Dawn Ursula stars in “Queens Girl in the World” at Theater J. (Teresa Wood)
Theater critic

Any list of premier actors in Washington has to put Dawn Ursula’s name near the top, and the actress has been handed a dazzling showcase in the solo “Queens Girl in the World.” Ursula plays an adolescent named Jacqueline Marie Butler, a black girl with a sunbeam spirit — and she effortlessly suggests everyone else in this comic memoir, including Jackie’s hearty Caribbean father and white Jews when she is transferred to a tony Manhattan school.

This is palm-of-her-hand stuff: That’s how totally Ursula captivates the Theater J audience. She has a knack for inhabiting intimidating mothers, nervous girls and gushing teachers, each quickly recognizable through voices and facial expressions that grow warmly familiar over the show’s two hours. This versatility makes Ursula a supple interpreter for the easygoing yet tough-minded new play from Caleen Sinnette Jennings, premiering now as part of the city’s ongoing Women’s Voices Theater Festival.

“Queens Girl in the World” is both history and nostalgia: It’s Jennings’s reminiscence of growing up in 1960s New York. (Director Eleanor Holdridge deftly summons the period with snippets of Motown and some smart skyline and news photo projections by Ruthmarie Tenorio.) Jackie is 12 when the play starts, nervous about her budding body and scandalized by naughty whispers about the facts of life from her racy friend Persephone. Ursula leans back and gives Persephone a hard, knowing voice; as Jackie’s strict yet loving mother, Ursula takes on a verbal and physical rectitude that’s sometimes hilarious.

Jennings is fond of most of these characters; she seems to empathize even with such broadly drawn figures as the verbose and confident Jewish girl who talks through braces. With its gags about hot combs and women “relaxing” their hair (which draws choice words from Jackie’s father), “Queens Girl” seldom feels like a look back in anger.

Jennings isn’t about to whitewash the era’s history, though. In fact, turbulence and change slowly emerge as key features when race gets radically re-framed at the Jewish school (where hardly anyone else is black) and when Malcolm X makes a surreptitious visit to the family’s home. The projections recall the four girls killed in a bombing in Birmingham, Ala., as Jackie commits their names to memory, and Jennings arrestingly questions the principle of nonviolent resistance as the civil rights movement picks up. Jackie the Queens girl gets some awfully rude awakenings all over the place, from the not-so-safe harbor of Persephone’s house to the streets of New York, and beyond. Each reality check hits our sweet, thoughtful heroine like a bruising ding to the head.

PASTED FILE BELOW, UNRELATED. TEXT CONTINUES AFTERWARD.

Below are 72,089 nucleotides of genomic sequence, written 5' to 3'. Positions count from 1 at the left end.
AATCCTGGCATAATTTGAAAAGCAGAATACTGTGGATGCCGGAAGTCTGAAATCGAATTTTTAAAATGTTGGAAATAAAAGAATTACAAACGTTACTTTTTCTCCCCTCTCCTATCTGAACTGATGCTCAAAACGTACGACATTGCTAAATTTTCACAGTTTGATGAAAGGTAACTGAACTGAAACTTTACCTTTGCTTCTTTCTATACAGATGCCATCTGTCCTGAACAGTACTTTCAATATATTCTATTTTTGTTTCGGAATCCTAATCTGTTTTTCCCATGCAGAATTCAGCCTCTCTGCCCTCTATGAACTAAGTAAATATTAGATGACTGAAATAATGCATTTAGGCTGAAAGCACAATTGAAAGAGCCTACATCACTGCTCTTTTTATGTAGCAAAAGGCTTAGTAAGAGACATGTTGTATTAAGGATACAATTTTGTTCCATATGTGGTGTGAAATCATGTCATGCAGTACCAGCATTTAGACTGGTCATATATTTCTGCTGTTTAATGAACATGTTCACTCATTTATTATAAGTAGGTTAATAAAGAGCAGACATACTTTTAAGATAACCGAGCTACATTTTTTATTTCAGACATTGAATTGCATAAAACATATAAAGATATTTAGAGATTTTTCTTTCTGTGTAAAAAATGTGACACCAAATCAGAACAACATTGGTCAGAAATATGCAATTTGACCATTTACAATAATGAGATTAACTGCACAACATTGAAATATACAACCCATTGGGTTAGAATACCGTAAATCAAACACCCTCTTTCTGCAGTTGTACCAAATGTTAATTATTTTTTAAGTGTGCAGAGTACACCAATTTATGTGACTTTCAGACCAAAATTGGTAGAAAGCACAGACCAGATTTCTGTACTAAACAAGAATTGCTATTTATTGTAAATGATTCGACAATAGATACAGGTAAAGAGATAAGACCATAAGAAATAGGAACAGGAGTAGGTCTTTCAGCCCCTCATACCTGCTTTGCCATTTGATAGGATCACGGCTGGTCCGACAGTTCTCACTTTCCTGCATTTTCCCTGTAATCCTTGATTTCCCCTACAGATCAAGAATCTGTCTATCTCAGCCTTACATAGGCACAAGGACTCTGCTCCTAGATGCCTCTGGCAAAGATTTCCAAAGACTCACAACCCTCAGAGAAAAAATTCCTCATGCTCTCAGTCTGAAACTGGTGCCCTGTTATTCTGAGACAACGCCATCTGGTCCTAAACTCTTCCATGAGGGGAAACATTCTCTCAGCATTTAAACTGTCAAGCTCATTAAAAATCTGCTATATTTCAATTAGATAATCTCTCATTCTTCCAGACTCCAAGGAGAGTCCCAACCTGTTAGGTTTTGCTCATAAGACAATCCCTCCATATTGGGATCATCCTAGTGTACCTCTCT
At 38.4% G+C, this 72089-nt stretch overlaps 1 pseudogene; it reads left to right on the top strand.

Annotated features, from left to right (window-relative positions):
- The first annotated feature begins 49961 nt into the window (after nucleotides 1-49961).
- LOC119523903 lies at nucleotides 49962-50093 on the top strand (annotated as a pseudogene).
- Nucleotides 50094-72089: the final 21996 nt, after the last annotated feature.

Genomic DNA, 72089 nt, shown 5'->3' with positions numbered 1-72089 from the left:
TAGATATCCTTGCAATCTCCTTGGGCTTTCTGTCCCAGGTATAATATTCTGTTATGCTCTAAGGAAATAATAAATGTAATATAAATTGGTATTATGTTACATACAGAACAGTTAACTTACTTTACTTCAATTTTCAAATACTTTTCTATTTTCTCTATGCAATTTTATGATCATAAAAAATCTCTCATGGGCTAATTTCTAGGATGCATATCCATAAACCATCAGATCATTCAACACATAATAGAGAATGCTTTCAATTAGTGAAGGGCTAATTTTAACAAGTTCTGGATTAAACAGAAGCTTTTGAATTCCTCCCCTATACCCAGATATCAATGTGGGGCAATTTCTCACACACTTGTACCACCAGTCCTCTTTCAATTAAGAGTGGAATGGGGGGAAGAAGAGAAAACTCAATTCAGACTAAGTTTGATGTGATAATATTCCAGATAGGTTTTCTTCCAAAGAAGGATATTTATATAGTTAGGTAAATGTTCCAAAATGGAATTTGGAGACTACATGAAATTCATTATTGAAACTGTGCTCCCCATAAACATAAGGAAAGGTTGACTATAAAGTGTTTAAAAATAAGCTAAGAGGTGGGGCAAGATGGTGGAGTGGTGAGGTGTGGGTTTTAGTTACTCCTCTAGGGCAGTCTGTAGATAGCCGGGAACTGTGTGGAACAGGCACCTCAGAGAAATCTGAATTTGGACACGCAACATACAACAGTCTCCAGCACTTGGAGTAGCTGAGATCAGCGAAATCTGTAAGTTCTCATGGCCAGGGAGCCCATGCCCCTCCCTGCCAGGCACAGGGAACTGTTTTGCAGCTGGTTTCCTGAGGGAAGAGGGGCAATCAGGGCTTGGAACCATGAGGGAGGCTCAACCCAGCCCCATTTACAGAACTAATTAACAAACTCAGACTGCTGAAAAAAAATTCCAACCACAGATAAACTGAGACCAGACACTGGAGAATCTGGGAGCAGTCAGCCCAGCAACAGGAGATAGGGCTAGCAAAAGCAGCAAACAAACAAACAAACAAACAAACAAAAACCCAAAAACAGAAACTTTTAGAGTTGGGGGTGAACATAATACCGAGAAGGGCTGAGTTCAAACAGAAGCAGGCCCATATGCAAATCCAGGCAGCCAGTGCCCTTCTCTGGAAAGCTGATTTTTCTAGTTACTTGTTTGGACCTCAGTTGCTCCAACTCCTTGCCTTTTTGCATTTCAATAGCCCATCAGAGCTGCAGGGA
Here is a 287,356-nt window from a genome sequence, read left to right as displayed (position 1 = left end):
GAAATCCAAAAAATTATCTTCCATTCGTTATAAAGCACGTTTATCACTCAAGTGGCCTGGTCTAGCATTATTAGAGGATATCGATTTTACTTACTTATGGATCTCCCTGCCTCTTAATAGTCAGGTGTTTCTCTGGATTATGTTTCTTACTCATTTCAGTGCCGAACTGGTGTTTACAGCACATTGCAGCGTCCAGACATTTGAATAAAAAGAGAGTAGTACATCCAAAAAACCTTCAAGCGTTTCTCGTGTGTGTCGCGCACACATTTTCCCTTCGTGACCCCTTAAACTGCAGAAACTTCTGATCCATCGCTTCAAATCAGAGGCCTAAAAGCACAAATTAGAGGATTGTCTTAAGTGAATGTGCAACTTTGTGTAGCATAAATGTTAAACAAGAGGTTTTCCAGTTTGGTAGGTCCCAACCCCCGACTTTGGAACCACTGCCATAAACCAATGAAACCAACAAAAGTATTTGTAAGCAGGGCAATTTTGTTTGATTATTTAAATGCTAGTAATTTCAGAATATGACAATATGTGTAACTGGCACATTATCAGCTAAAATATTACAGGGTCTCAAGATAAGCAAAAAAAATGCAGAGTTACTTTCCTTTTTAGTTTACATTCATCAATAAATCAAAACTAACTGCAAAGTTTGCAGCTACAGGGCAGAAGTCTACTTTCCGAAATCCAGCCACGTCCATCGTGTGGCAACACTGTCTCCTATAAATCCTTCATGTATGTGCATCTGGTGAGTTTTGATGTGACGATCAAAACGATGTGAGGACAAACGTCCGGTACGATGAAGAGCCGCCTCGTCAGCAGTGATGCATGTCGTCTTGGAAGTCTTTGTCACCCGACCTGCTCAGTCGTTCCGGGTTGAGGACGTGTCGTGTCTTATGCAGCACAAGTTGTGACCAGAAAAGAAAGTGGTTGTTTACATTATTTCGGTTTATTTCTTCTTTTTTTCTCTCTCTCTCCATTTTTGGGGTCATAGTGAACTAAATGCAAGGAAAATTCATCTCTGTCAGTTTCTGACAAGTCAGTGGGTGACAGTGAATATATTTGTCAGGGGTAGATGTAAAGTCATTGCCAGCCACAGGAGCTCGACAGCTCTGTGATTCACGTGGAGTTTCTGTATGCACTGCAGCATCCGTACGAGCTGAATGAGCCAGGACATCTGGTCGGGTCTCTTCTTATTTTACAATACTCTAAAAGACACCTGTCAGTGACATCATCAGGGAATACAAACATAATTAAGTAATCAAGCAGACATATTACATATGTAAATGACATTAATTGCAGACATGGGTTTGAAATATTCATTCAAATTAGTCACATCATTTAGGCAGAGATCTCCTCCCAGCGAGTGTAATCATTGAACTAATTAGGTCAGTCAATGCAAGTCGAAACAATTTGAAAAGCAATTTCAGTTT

Even so, Jennings has no problem writing with an unabashed romantic streak, especially as she revisits girlhood crushes. Jackie has a poetic style — she wants to be a writer, surprise, surprise — and as she talks straight to us, she delivers wonderfully descriptive phrases about such things as the color of the sky and the mesmerizing movement of a handsome young man’s lips.

It’s a rich, personable play, and it wouldn’t be surprising if “Queens Girl” graduates to a healthy afterlife. It’s not demanding to stage (although Holdridge’s collaboration with her tasteful designers and with the lively, insightful Ursula makes it look perhaps deceptively easy to keep a solo show from getting static), and surely there are actresses in other cities who would be thrilled to take a crack at Jackie and the rest of this vivid gallery. It’s a feel-good show that doesn’t need to make apologies, an entertaining memoir that also comes across as honest, and hardly past its sell-by date. The world has spun a long way from the early 1960s — and, as Jennings prods us to recognize, not so far at all.

“Queens Girl in the World,” by Caleen Sinnette Jennings. Part of the Women’s Voices Theater Festival. Directed by Eleanor Holdridge. Set design, Ruthmarie Tenorio; lights, Nancy Schertler; costumes, Ivania Stack; sound design, David Lamont Wilson. About two hours. Through Oct. 11 at the Washington DC Jewish Community Center’s Aaron and Cecile Goldman Theater, 1529 16th St. NW. Tickets $37-$67. Call 202-777-3210 or visit www.theaterj.org.